Almost 70% of cases are due to stress or anxiety - here's a complete guide
13 January 2020| Last updated on 13 January 2020
Did you know? Bruxism is classified into two categories - awake bruxism and sleep bruxism...
Stress is a common occurrence in life, which comes along with various situations we encounter in our day-to-day lives. Whether it's work or our personal lives, stress can manifest itself in different ways in the body, and our body copes with it in various forms.
One way our body tries to release this stress is by grinding the teeth, a.k.a. bruxism.
Bruxism is abnormal grinding of the teeth, whether consciously during the day time or unconsciously during sleep. Repressive feelings, anxieties, everyday problems, and major life events can cause the condition.
In fact, nearly 70% of bruxism occurs as a result of stress or anxiety. It can occur in both children and adults, but it is most common between 25 and 44-year-olds.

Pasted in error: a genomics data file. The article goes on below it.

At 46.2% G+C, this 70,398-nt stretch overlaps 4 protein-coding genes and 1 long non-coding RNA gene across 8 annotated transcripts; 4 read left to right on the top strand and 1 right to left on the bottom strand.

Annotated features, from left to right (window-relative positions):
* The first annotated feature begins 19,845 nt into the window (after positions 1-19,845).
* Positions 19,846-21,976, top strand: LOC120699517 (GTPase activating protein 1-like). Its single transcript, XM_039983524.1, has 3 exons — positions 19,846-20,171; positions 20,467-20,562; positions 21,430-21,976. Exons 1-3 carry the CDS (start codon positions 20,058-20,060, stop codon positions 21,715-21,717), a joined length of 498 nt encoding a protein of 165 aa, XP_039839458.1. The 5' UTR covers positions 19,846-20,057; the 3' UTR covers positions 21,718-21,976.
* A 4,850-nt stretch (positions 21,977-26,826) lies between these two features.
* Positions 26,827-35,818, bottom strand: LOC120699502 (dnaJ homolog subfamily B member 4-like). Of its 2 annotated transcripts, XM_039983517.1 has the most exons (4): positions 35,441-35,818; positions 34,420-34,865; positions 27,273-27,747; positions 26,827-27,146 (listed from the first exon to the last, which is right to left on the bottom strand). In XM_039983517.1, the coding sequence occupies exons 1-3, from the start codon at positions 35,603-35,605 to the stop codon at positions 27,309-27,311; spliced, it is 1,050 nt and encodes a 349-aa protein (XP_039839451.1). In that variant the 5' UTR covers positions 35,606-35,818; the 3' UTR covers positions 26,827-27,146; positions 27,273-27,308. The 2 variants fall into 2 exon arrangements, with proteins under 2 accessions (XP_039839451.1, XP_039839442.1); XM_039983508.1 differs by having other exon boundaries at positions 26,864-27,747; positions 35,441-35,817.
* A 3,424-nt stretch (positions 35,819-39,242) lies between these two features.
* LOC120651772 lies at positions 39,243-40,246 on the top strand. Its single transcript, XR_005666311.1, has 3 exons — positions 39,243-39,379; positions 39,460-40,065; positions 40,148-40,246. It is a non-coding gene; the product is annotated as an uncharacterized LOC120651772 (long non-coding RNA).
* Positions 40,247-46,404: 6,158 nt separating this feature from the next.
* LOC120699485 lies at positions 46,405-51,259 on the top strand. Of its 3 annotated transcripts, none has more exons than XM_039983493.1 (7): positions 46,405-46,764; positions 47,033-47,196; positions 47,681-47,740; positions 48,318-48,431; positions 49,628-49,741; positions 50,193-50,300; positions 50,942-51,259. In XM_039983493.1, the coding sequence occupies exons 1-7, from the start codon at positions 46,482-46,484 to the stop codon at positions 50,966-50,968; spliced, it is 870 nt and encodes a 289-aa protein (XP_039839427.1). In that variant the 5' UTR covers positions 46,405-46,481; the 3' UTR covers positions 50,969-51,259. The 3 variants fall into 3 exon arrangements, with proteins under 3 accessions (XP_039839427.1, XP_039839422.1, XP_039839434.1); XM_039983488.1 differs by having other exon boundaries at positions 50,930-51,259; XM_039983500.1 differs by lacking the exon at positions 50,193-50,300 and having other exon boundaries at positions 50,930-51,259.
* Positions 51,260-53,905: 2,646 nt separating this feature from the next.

Nonetheless, many people grind and/or clench their teeth occasionally to a certain degree. Particularly in this region, where residents are fond of maintaining a particular class of lifestyle. As a result, stress runs very high - and so are the incidences of bruxism. At Mediclinic Welcare Hospital, a new case of bruxism arrives almost every day.
What exactly is Bruxism?
The condition is classified into two conditions: awake bruxism, and sleep bruxism.
The former is characterised by involuntary clenching of the teeth and jaw bracing in reaction to certain stimuli. There is generally no tooth grinding with awake bruxism.